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AAMC Reporter, October 2009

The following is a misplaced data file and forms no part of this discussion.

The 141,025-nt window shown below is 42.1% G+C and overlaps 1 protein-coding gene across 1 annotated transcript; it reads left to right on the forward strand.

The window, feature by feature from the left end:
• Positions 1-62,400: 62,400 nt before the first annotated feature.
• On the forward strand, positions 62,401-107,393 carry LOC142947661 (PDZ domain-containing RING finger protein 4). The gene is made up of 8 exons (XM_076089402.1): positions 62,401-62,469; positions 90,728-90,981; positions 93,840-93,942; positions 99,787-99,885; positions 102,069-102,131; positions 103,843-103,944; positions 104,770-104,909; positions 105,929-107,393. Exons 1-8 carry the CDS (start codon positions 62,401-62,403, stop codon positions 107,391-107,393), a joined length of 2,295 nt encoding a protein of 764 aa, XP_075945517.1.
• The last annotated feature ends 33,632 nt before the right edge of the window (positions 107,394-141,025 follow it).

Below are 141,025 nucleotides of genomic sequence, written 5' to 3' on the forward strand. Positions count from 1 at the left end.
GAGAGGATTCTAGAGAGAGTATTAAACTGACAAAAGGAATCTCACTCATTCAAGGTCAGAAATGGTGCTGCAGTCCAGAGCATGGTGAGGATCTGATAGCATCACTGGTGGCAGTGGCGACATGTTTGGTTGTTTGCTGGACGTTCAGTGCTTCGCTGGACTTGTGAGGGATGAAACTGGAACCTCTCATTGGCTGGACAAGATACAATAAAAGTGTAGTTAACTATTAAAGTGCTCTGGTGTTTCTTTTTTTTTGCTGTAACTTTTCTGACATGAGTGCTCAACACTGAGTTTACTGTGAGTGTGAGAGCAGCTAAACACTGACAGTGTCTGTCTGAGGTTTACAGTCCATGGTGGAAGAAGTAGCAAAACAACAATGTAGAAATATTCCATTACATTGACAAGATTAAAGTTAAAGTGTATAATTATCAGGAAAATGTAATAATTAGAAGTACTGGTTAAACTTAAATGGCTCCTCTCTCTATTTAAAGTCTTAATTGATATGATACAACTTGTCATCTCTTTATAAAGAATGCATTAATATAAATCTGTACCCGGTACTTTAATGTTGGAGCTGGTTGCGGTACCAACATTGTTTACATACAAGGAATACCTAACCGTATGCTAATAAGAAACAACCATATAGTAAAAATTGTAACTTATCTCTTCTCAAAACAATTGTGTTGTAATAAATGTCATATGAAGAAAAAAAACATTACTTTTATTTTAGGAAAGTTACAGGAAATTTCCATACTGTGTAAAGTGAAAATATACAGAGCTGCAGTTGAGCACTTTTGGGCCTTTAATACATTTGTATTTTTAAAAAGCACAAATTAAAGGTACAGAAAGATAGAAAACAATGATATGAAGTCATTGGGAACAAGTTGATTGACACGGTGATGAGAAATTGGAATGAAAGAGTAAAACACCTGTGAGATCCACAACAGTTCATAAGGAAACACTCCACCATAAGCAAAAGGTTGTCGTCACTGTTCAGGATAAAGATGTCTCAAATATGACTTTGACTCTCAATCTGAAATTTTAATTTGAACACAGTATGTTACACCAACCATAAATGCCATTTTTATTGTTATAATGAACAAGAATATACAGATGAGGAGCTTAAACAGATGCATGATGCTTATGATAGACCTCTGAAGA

Out of Practice: Doctors Find Challenges Upo

--By Sarah Mann